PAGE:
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Kollar v. Allstate Insurance Co.

United States District Court, D. Connecticut

September 28, 2018




         Raymond Kollar (“Plaintiff”) brings this suit against Allstate Insurance Company and Allstate Financial Services, LLC (collectively “Defendants”), with whom he was affiliated as a licensed insurance agent. He raises five claims in his Amended Complaint (“Am. Compl.”). Am. Compl., ECF No. 46. Specifically, he asserts that both Defendants are liable for breach of contract, breach of the implied covenant of good faith and fair dealing, violation of the Connecticut Unfair Trade Practices Act (“CUTPA”), Conn. Gen. Stat. § 42-110a, et seq., tortious interference with Mr. Kollar's business expectancy, and violation of the Connecticut Franchise Act (“Connecticut Franchise Act”). Conn. Gen. Stat. § 42-133e, et seq. Defendants move to dismiss all counts.

         For the reasons set forth below, the Court now GRANTS Defendants' motion to dismiss as to Counts I-IV, and DENIES Defendants' motion to dismiss as to Count V. Counts I-IV are dismissed WITH PREJUDICE.


         A. Factual Allegations

         The Court assumes that the parties have familiarity with the original allegations in this lawsuit and therefore only addresses any new and relevant allegations in Mr. Kollar's Amended Complaint below.

         B. Procedural History

         The Court has presided over this case since 2016.

         On July 13, 2016, Mr. Kollar filed a Complaint in the Superior Court of Connecticut. Compl., ECF No. 1. On November 22, 2016, Defendants removed the case to this Court. Id. On January 5, 2017, Defendants filed a motion to dismiss. ECF No. 20. On January 20, 2017, the Court held a status conference and motion hearing. ECF No. 25.

         On July 28, 2017, the Court granted Defendants' motion to dismiss without prejudice and granted Mr. Kollar leave to file an Amended Complaint addressing the legal deficiencies identified by the Court thirty days from Court's Order. Order granting motion to dismiss without prejudice. ECF No. 39; Kollar v. Allstate Ins. Co., No. 3:16-CV-01927 (VAB), 2017 WL 3222535 (D. Conn. July 28, 2017).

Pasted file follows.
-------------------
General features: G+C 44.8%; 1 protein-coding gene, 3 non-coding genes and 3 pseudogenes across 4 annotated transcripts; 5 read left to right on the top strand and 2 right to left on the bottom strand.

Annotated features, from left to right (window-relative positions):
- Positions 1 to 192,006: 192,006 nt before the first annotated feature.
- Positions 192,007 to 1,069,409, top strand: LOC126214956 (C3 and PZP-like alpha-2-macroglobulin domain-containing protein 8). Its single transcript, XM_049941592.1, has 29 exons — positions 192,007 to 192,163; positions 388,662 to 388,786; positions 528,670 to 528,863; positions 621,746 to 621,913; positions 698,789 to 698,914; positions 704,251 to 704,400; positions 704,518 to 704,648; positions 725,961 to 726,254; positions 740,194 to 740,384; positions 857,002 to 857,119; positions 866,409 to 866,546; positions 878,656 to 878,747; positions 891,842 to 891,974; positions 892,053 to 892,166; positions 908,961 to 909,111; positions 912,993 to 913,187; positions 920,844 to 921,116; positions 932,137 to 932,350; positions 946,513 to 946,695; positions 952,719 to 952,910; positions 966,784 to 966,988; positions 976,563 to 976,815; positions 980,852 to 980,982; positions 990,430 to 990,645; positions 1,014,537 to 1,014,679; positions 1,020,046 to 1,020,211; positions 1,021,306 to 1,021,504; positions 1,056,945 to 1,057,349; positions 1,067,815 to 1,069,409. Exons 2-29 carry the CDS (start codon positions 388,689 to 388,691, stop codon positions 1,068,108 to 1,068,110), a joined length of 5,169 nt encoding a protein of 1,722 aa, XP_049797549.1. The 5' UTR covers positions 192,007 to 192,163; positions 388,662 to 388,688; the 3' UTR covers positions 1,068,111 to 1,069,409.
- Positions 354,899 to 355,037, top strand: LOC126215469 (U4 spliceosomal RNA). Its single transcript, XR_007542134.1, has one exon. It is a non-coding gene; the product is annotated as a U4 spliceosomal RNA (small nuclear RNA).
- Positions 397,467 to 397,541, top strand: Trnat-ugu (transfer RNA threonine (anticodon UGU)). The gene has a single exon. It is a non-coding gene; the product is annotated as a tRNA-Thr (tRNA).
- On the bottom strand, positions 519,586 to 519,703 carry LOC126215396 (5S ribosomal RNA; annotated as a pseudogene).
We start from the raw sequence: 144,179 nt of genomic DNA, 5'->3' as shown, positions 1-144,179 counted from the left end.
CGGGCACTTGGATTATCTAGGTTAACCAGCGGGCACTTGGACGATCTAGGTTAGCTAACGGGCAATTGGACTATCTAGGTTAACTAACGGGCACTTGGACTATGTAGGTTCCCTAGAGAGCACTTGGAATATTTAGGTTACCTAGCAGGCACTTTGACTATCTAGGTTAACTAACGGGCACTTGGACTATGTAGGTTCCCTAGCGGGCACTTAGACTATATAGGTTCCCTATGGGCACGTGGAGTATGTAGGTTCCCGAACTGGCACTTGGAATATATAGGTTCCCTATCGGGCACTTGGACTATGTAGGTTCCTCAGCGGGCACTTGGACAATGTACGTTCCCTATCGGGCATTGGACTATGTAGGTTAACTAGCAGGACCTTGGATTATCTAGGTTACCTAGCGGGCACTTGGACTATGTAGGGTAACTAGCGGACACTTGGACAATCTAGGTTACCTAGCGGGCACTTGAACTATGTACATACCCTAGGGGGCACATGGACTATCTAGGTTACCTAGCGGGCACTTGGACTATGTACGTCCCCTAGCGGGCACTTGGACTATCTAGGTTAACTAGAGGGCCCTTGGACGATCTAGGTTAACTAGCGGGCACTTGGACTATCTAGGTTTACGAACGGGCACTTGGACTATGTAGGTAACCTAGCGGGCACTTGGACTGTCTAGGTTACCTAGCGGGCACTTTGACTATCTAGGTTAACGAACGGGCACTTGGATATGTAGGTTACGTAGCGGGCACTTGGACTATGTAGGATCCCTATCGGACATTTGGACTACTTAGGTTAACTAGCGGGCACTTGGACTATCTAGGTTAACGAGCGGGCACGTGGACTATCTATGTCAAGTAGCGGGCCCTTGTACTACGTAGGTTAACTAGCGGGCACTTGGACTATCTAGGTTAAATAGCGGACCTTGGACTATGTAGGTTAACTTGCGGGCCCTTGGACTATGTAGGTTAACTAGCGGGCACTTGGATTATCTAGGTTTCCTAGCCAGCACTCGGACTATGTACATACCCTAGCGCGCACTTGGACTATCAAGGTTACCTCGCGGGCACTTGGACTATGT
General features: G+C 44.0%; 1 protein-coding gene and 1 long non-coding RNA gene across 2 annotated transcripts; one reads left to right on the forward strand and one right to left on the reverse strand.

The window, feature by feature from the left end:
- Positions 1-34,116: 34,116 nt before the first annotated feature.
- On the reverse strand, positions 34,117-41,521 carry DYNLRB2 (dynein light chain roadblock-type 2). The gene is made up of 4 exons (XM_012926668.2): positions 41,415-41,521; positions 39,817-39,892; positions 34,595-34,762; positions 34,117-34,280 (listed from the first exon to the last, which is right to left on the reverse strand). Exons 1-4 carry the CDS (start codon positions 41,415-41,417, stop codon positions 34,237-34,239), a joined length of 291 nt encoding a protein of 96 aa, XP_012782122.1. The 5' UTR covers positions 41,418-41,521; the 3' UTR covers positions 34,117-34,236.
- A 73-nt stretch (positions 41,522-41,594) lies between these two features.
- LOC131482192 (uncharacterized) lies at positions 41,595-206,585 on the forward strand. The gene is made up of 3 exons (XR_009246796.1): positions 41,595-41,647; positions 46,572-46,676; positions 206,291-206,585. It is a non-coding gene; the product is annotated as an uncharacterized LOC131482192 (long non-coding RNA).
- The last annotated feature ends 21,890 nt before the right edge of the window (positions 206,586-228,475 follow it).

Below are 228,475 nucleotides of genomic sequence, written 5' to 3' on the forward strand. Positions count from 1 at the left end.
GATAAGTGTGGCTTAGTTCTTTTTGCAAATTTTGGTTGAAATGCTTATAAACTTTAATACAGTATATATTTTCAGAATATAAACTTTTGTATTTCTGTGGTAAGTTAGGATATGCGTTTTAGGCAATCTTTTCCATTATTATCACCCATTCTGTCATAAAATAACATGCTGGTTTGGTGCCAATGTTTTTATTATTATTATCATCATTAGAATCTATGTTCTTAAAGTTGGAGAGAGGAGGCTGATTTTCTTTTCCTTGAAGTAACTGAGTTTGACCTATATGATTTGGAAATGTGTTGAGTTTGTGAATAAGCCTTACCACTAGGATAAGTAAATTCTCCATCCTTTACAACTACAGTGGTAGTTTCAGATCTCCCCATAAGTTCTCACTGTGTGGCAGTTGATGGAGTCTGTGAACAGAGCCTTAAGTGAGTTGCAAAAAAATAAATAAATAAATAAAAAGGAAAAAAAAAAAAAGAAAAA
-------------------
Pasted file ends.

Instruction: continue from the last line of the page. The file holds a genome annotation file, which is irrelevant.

Mr. Kollar filed an Amended Complaint on September 1, 2017. Am. Compl. Mr. Kollar's Amended Complaint alleges myriad new facts. Am. Compl. Though the Court has reviewed the Amended Complaint in its entirety, the Court considers those facts that could change the outcome of the defendants' motion to dismiss. See Muhammad v. Bonner, No. 05CV1851(RJD)(LB), 2008 WL 926574, at *5 (E.D.N.Y. Mar. 31, 2008) (Denying Plaintiffs' motions for further discovery and a proposed amended complaint because the facts therein would not change the outcome of defendants' motion for summary judgment.).

         Regarding Defendants' policies on production requirements, Mr. Kollar alleges that a 2014 memorandum “expressly stated that insurance applications written on a spouse would count towards 2014 production requirements.” Am. Compl. ¶ 13. Mr. Kollar also cites the Executive Agency Independent Contractor Manual (“EAIC Manual”), stating: ‘The Company will evaluate your agency's results . . . On a moving 12-month period, a formal consultation will be offered to you if you do not achieve ABO results . . .'” Id. at ¶ 14b.

         Regarding the pulling of Mrs. Kollar's life insurance policy, Mr. Kollar contends that Bill Christie “sent Mr. Kollar an email stating: ‘According to the underwriter, they [Allstate Financial Services] pulled the case due to persistency problems. Persistency is an industry term referring to controlled business.” Id. at ¶ 21h. Mr. Kollar further alleges that he informed Defendants about the pulling of the policy. Id. ¶ 21l.